Additionally, [Seller] maintains that the obligation serving as basis for the demand, within the meaning of Article 5-1 of the Brussels Convention, is one of conformity, which, distinct from the obligation of delivery by virtue of Articles 35 and 36 of the [CISG], had been performed at the place of manufacture of the packaging, in Italy. As far as concerns Belinís action, [Seller] elaborates the same reasoning by recognizing the applicability of Article 5-1 of the Brussels Convention. Generali joins [Seller]ís argument and in addition relies on the fact that a direct action against an insurer does not exist under Italian law.

The [Buyer] and Belin challenge the appeal for reversal, for the reasons held by the trial court judges; they further maintain that [Seller]ís general terms of sale were never accepted. Additionally, they consider the obligation of conformity, foreseen by Articles 35 and 36 of the [CISG], not to be distinct from the obligation of delivery and that it was performed at the place of delivery, at the premises of [Buyer], in France. As to the actions brought against Generali, [Buyer] and Belin base themselves on the provisions of Articles 9 and 10 of the Brussels Convention.

Each of the parties seeks application of Article 700 of the New Code of Civil Procedure.

[REASONING OF THE COURT]

The parties being domiciled respectively in France and in Italy, jurisdiction must be determined in accordance with the provisions of the Brussels Convention of 27 September 1968.

On the action of the [Buyer] against the [Seller]

I. - On the Applicability of Article 17 of the Brussels Convention

With each of the parties invoking a different forum selection clause, it is proper in the first place to find whether one of these clauses is applicable compared with the provisions of Article 17 of the Brussels Convention.

By the terms of that treaty, such as it results from the Saint-Sťbastien Convention of 26 May 1989, the forum selection agreement must be formed in writing; [if] orally evidenced with written confirmation, it must be in a manner that conforms to the practices that the parties have established between them, be in international trade or commerce, in a form which accords with a usage of which the parties are or ought to have been aware and which in such trade or commerce is widely known to, and regularly observed by, parties to contracts of the type involved in the particular trade or commerce concerned.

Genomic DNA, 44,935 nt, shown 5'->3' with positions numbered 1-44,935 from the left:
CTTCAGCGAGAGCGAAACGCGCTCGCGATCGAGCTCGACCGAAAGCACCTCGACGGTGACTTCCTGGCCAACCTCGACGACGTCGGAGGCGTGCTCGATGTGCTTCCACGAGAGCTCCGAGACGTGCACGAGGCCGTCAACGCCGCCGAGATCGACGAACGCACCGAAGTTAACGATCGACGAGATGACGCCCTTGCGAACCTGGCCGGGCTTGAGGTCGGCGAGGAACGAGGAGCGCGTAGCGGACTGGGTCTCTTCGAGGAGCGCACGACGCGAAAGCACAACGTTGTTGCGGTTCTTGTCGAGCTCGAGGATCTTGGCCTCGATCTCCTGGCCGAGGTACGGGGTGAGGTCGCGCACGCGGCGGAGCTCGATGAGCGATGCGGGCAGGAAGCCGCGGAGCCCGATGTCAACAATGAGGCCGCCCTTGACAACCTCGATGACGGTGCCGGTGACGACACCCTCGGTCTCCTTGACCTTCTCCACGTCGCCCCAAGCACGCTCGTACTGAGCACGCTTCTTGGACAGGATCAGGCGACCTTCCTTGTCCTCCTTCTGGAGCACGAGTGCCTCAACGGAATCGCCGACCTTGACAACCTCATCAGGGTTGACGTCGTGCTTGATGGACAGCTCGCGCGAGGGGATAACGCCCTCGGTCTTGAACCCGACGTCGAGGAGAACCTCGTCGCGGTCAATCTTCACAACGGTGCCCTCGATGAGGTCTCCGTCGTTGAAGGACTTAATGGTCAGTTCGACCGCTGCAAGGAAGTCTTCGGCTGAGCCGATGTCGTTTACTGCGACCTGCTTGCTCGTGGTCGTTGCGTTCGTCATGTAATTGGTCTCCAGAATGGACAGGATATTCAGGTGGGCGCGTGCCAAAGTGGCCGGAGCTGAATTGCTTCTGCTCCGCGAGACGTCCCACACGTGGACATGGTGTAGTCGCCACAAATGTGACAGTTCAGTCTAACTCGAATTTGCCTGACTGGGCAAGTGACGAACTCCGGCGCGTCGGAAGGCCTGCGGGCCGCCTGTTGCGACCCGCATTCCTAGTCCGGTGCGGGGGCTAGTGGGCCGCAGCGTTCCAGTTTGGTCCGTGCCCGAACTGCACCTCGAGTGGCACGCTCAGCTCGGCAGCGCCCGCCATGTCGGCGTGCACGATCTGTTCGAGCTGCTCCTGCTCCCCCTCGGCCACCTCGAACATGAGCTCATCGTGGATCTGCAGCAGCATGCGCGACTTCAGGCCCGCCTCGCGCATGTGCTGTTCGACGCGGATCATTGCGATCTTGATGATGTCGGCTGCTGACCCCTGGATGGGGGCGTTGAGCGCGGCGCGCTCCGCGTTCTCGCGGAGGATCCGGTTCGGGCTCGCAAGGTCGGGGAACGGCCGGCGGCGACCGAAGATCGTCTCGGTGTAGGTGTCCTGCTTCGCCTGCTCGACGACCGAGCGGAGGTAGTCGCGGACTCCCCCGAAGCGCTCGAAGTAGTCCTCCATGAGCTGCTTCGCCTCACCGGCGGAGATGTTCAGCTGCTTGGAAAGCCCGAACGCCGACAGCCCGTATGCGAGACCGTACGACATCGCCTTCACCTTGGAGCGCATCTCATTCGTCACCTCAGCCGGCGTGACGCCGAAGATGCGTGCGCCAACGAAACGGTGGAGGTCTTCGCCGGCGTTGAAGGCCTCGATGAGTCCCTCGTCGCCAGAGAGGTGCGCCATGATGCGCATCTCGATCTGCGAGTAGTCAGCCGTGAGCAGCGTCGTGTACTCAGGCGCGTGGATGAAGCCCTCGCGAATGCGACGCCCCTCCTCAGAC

France and Italy being parties to the [CISG] at the date of the formation of the contract between [Buyer] and [Seller], which have their respective (siŤge) principal places of business in these two States, this Convention is applicable to this contract, by virtue of its Article 1(1)(a).

According to Article 18(2) of the [CISG], the acceptance of an offer takes effect at the moment the indication of assent reaches the offeror. Article 19 of this Convention provides in paragraphs 1 and 2:

"A reply to an offer which purports to be an acceptance but contains additions, limitations or other modifications is a rejection of the offer and constitutes a counter-offer.

"However, a reply to an offer which purports to be an acceptance but contains additional or different terms which do not materially alter the terms of the offer constitutes an acceptance, unless the offeror, without undue delay, objects orally to the discrepancy or dispatches a notice to that effect. If he does not so object, the terms of the contract are the terms of the offer with the modifications contained in the acceptance".

The disputed contract falls within the framework of the present business relations.

It is clear from the evidence produced during the argument that [Buyer] sent [Seller] some order forms bearing on the back its general terms of purchase, which include a forum selection clause in favor of the Commercial Court of Paris, but without any reference being made, on the front of the document, to these general conditions. For its part, [Seller] systematically confirmed its acceptance of the order by a document referring to its general terms of sale bearing a forum selection clause in favor of the jurisdiction of Tortona [Italy].